Yale University received a record-high number of complaints during the first six months of this year, reflecting a steep increase over the same period in 2017
According to the Provost’s report, there were 154 complaints of sexual misconduct between Jan. 1 and July 1 — an 87.8 increase over the same period in 2017 when 82 complaints were received.
The number was substantially higher than the 124 complaints reported in the previous six months of 2017 from July 1-Dec. 31.
University Title IX Coordinator and Deputy Provost Stephanie Spangler released the report to the Yale community this week, writing in its introduction: “While it is impossible to know with certainty the reasons for the sustained increase in reported complaints, it is my hope that it reflects, at least in large part, a growing awareness of the ways in which Yale’s resources can be helpful in addressing instances of sexual misconduct...’
“I cannot overemphasize the importance of community engagement as we strive to prevent and address sexual misconduct at Yale.”
The complaints were filed during a semester when the national #MeToo movement had raised awareness about sexual assault to new levels, with almost every month bringing fresh allegations from celebrities of how they had been sexually assaulted or harassed.
The report includes 65 complaints of sexual assault, 63 of sexual harassment, four of intimate partner violence, seven of stalking and 15 categorized as “other.”
The report notes that complaints are put in general categories that encompass broad ranges of behavior.
For instance, it says, Yale defines “sexual assault” as “any kind of nonconsensual sexual contact, including rape, groping or any other nonconsensual sexual touching.”
Women filed 138 of the complaints, men filed 7, and the remainder were filed by people with a gender identity of “other” or an unidentified gender.
The report contains brief descriptions of the complaint and how it was handled, with some pending. In some cases the university found sufficient evidence to support the allegation, while in others it did not.
In one case, a Yale student alleged that another had engaged in “sexual penetration without consent and violated the noncontact order in place ...”
The accused student withdrew from college with disciplinary charges pending, the report said, and is “ineligible for reinstatement, re-enrollment, or a Yale College degree until the case has been adjudicated” by Yale’s committee on sexual misconduct.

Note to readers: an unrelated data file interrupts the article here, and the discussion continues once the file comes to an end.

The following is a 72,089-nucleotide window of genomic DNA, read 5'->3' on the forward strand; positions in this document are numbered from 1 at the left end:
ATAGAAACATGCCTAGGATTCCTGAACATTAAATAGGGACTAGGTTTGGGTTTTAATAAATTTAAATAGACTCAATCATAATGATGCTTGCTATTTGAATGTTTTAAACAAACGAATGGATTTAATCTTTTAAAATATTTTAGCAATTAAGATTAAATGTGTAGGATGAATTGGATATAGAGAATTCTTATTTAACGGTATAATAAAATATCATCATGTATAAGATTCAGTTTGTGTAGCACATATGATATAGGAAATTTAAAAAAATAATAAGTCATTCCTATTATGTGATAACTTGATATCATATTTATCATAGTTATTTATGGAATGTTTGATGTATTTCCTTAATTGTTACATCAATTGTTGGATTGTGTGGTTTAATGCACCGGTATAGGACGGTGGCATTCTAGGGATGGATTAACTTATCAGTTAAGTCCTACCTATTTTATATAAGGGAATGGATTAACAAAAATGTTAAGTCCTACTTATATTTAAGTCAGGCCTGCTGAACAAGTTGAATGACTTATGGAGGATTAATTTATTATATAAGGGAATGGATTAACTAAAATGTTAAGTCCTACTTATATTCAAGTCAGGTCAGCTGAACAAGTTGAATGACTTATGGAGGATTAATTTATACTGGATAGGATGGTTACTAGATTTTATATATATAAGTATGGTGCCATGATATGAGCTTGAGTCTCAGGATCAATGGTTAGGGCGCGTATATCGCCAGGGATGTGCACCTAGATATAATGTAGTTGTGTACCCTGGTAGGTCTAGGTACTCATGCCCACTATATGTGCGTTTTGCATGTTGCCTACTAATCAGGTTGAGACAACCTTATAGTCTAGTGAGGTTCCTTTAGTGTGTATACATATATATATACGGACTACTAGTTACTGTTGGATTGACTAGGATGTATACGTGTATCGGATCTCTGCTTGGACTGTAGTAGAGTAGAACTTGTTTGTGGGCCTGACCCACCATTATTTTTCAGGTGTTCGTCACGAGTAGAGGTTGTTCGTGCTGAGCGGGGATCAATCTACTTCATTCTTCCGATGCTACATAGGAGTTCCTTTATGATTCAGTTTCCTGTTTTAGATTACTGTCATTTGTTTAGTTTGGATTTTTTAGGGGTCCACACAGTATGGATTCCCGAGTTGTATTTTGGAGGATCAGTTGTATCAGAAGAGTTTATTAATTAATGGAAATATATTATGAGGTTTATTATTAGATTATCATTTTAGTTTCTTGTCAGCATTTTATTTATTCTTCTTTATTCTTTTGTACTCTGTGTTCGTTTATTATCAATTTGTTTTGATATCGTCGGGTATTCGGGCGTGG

In another case, a Yale student alleged that a faculty member engaged in sexual harassment. The university found evidence to support the allegation and the accused faculty member left the university with disciplinary charges pending. The report said the accused faculty member is ineligible for rehire and is permanently banned from campus.
The report was released in a week when U.S. Secretary of Education Betsy DeVos is working on policies on campus sexual misconduct.
The New York Times reported that DeVos is preparing policies that would “bolster the rights of students accused of assault, harassment, or rape, reduce liability for institutions of higher education and encourage schools to provide more support for victims.”
The Times said the new rules, which the newspaper said it obtained, “narrow the definition of sexual harassment, holding schools accountable only for formal complaints filed through proper authorities and for conduct said to have occurred on their campuses.”
The story said the new rules would also establish a “higher legal standard to determine whether schools improperly addressed complaints.”
Jennifer Widness, president of the Connecticut Conference of Independent Colleges, said it was too soon to comment on the rules because they haven’t been released.
“We will closely review the new proposed regulations once the U.S. Department of Education issues them,” Widness said in an email. “Further, our legislature passed ground-breaking legislation in partnership with higher education institutions in 2014 that remains fully intact and will not change with new regulations proposed by Secretary Devos.”
Deborah Colucci, Wesleyan University’s interim vice president for equity and inclusion and deputy Title IX coordinator, said the university “takes sexual misconduct very seriously; we have worked diligently to build a strong process and remain committed to responding to complaints in a manner that provides safety, privacy, and support to those affected.’ “We are closely following the discussions of proposed changes to federal guidelines,” but it is too early to say what their impact will be at Wesleyan.”
Tom Conroy, a spokesman for Yale, said in an email that until the federal Department of Education “issues any proposed rules or guidance, we wouldn’t have any comment.”